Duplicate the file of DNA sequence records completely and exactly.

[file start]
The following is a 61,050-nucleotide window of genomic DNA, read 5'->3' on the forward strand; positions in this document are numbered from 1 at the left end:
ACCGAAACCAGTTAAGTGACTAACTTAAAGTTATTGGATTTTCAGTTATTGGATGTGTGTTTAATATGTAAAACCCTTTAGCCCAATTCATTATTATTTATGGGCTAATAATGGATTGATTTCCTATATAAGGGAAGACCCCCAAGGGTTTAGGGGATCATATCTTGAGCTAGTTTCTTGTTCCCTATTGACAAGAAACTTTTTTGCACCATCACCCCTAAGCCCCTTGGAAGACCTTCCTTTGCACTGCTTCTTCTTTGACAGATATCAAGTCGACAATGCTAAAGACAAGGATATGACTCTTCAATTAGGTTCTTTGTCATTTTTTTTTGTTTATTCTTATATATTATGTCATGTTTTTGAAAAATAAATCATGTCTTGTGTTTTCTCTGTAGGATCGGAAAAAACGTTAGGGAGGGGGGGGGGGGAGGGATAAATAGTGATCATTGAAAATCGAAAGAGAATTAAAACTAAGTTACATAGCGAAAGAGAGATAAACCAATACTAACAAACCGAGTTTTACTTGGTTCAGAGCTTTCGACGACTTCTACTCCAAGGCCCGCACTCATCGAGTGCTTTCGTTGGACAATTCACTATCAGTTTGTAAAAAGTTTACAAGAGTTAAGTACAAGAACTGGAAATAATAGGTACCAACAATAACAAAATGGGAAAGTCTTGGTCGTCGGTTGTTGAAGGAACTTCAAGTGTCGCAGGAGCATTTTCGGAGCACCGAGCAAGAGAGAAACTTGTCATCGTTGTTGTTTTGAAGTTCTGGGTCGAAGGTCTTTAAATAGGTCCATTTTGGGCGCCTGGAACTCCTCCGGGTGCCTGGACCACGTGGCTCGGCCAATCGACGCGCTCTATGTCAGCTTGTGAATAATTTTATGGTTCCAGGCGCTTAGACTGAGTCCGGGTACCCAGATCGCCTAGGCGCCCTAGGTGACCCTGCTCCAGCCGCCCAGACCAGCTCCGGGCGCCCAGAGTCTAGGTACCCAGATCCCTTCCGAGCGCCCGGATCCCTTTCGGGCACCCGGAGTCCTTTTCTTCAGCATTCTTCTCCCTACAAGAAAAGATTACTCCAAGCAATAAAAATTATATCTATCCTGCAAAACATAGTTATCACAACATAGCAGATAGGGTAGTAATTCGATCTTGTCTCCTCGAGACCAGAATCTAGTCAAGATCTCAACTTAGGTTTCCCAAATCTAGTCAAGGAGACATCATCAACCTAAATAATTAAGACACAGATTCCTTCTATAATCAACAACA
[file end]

The following is a 61,050-nucleotide window of genomic DNA, read 5'->3' on the forward strand; positions in this document are numbered from 1 at the left end:
ACCGAAACCAGTTAAGTGACTAACTTAAAGTTATTGGATTTTCAGTTATTGGATGTGTGTTTAATATGTAAAACCCTTTAGCCCAATTCATTATTATTTATGGGCTAATAATGGATTGATTTCCTATATAAGGGAAGACCCCCAAGGGTTTAGGGGATCATATCTTGAGCTAGTTTCTTGTTCCCTATTGACAAGAAACTTTTTTGCACCATCACCCCTAAGCCCCTTGGAAGACCTTCCTTTGCACTGCTTCTTCTTTGACAGATATCAAGTCGACAATGCTAAAGACAAGGATATGACTCTTCAATTAGGTTCTTTGTCATTTTTTTTTGTTTATTCTTATATATTATGTCATGTTTTTGAAAAATAAATCATGTCTTGTGTTTTCTCTGTAGGATCGGAAAAAACGTTAGGGAGGGGGGGGGGGGAGGGATAAATAGTGATCATTGAAAATCGAAAGAGAATTAAAACTAAGTTACATAGCGAAAGAGAGATAAACCAATACTAACAAACCGAGTTTTACTTGGTTCAGAGCTTTCGACGACTTCTACTCCAAGGCCCGCACTCATCGAGTGCTTTCGTTGGACAATTCACTATCAGTTTGTAAAAAGTTTACAAGAGTTAAGTACAAGAACTGGAAATAATAGGTACCAACAATAACAAAATGGGAAAGTCTTGGTCGTCGGTTGTTGAAGGAACTTCAAGTGTCGCAGGAGCATTTTCGGAGCACCGAGCAAGAGAGAAACTTGTCATCGTTGTTGTTTTGAAGTTCTGGGTCGAAGGTCTTTAAATAGGTCCATTTTGGGCGCCTGGAACTCCTCCGGGTGCCTGGACCACGTGGCTCGGCCAATCGACGCGCTCTATGTCAGCTTGTGAATAATTTTATGGTTCCAGGCGCTTAGACTGAGTCCGGGTACCCAGATCGCCTAGGCGCCCTAGGTGACCCTGCTCCAGCCGCCCAGACCAGCTCCGGGCGCCCAGAGTCTAGGTACCCAGATCCCTTCCGAGCGCCCGGATCCCTTTCGGGCACCCGGAGTCCTTTTCTTCAGCATTCTTCTCCCTACAAGAAAAGATTACTCCAAGCAATAAAAATTATATCTATCCTGCAAAACATAGTTATCACAACATAGCAGATAGGGTAGTAATTCGATCTTGTCTCCTCGAGACCAGAATCTAGTCAAGATCTCAACTTAGGTTTCCCAAATCTAGTCAAGGAGACATCATCAACCTAAATAATTAAGACACAGATTCCTTCTATAATCAACAACA